CHRISTOPHER IRVINE or IRVING, Laird of Bonshaw, in Dumfriesshire, commanded JAMES IV of Scotland's light horsemen at the battle of Flodden, and was slain on that disastrous day.
From this Christopher lineally descended
CHRISTOPHER IRVINE, barrister, who resided in Essex, until he removed to Ulster, upon a grant from JAMES I of a considerable landed property in County Fermanagh, and there erected Castle Irvine.
During the civil wars, Mr Irvine was firm in his devotion to the royal cause, and suffered severely in consequence.
He wedded his cousin Blanch, daughter of Edward Irvine, Laird of Stapleton, by Mary Graham, his wife, of the family of Preston; and had, with several daughters, three sons, namely,
Christopher (Dr) (1618-93), of Edinburgh;
Gerard, 1st Baronet;
WILLIAM, of whom presently;
Lancelot, died unmarried;
WILLIAM IRVINE, of Ballindullagh, was a cavalry lieutenant under CHARLES II, at the battle of Worcester, where he was wounded; and High Sheriff of Fermanagh, 1681.
He wedded firstly, Elizabeth, daughter of Herbert Gledstanes, a colonel under GUSTAVUS ADOLPHUS, King of Sweden, and had issue,
CHRISTOPHER, of whom we treat;Mr Irvine espoused secondly, Anne Armstrong, and by her had further issue,
John, of Killadeas;
Elizabeth; Margaret; Mary; Katherine; Magdalene.
Gerard;The eldest son,
CHRISTOPHER IRVINE, commonly called COLONEL IRVINE, succeeded (on the failure of the issue male of his uncles, Dr Irvine and Sir Gerard Irvine) to the Castle Irvine estates in 1714, and was High Sheriff, 1716.
He died in 1723, having married firstly, in 1683, Mary, daughter of the Rev Dr Bernard, and by her had two daughters, Mary and Elizabeth; and secondly, in 1693, Dorothy Anne, daughter of Jeffry Brett, by whom he left at his decease,
CHRISTOPHER, his heir;The elder son,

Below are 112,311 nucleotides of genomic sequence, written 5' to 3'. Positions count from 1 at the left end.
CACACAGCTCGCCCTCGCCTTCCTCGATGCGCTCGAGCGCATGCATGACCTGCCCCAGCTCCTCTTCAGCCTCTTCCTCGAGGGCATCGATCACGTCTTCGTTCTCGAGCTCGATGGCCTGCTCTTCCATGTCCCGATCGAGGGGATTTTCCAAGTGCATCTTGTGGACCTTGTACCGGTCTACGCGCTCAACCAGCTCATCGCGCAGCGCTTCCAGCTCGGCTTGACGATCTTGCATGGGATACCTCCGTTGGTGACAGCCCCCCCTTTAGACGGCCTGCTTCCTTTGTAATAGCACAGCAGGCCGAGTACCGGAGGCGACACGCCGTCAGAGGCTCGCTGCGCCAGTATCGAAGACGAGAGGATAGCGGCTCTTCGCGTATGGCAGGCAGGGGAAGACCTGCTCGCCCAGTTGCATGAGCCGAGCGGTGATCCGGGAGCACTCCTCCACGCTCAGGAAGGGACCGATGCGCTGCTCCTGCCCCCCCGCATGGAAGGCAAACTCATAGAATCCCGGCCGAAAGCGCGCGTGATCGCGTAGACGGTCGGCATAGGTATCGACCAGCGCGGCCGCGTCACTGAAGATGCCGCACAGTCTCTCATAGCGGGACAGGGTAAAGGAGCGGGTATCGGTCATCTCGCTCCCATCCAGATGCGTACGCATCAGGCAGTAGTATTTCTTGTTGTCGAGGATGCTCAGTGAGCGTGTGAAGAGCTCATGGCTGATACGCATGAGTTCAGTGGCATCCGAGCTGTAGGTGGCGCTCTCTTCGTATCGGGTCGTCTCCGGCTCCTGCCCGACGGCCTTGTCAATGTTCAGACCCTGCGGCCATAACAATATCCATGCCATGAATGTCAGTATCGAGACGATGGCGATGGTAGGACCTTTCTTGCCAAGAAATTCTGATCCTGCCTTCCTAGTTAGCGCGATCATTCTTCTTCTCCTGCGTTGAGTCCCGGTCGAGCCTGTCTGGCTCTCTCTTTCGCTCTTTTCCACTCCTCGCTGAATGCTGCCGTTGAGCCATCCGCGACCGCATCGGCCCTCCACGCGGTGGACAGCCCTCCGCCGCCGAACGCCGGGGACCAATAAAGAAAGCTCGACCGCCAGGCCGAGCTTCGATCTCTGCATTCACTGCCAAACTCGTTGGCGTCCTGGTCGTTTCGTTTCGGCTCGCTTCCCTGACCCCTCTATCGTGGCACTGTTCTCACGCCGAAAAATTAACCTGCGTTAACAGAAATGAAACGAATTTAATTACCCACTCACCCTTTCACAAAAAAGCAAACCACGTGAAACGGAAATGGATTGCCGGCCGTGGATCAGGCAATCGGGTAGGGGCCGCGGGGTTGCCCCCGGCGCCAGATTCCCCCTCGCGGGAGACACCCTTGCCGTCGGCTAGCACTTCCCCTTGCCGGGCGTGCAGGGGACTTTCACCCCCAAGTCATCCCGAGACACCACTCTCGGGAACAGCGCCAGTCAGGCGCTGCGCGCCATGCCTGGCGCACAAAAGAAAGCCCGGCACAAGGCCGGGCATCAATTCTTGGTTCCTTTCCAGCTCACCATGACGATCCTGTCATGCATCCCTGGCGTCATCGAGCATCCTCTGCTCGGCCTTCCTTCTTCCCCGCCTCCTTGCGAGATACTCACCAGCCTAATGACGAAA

CHRISTOPHER IRVINE (1697-1755), of Castle Irvine, High Sheriff, 1725, wedded firstly, in 1718, Dorcas, daughter of Colonel Alexander Montgomery, but by her had no issue.
He espoused secondly, in 1727, Elinor, daughter and ultimately co-heir of Audley Mervyn, of Trillick, County Tyrone (by the Hon Olivia Coote, daughter of Richard, 1st Lord Collooney), and by her had issue,
WILLIAM, his heir;Mr Irvine was succeeded by his elder son,
Olivia; Mary; Elizabeth; Elinor.
COLONEL WILLIAM IRVINE (1734-1814), of Castle Irvine, MP for Ratoath in the Irish House of Commons, High Sheriff of Fermanagh, 1758, and of Tyrone, 1768.
Colonel Irvine married firstly, in 1755, the Hon Flora Caroline Cole, daughter of John, 1st Mount Florence, who died in 1757, leaving a son, Christopher, who died young.
He wedded secondly, in 1760, Sophia, daughter of Gorges Lowther, of Kilrue, County Meath, and had eight sons and eight daughters,
GORGES MARCUS, of whom presently;Colonel Irvine was succeeded by his eldest son,
William Henry (Rev);
Christopher Henry Hamilton, Royal Navy;
George St George, major in the army;
John Caulfeild, captain in the army;
Sophia Maria; Elinor Jane; Florence Elizabeth Anne;
Olivia Emily; Frances Mary; Harriett;
Patricia St Patricia Mervyn; Elizabeth Henry.
MAJOR GORGES MARCUS IRVINE (1760-1847), of Castle Irvine, who espoused, in 1788, Elizabeth, daughter and heir of Judge D'Arcy, of Dunmoe Castle, County Meath.
By the heiress of D'Arcy, Major Irvine had five sons and five daughters,
WILLIAM D'ARCY, of whom hereafter;Major Irvine was succeeded by his eldest son,
Richard, East India Company;
Gorges Marcus (Rev);
Somerset, Royal Navy;
Louisa; Elizabeth; Susanna Amelia;
WILLIAM D'ARCY IRVINE (1793-1857), of Castle Irvine, lieutenant, 1st Dragoon Guards, served at Waterloo; adopted the surname of D'ARCY.
He married, in 1817, Maria, daughter of Sir Henry Brooke Bt, of Colebrooke, County Fermanagh, anf by her had issue,
HENRY MERVYN D'ARCY IRVINE, his heir;Mr Irvine was succeeded by his eldest son,
WILLIAM, heir to his nephew;
HENRY MERVYN D'ARCY IRVINE, of Castle Irvine, High Sheriff of County Tyrone, 1851, who assumed the additional surnames and arms of MERVYN and D'ARCY.
He wedded, in 1862, Huntly Mary, eldest daughter of the Hon Francis Prittie, and by her her left, at his death in 1870, a son,
HENRY HUNTLY D'ARCY IRVINE (1863-82), of Castle Irvine, who died unmarried, and was succeeded by his uncle,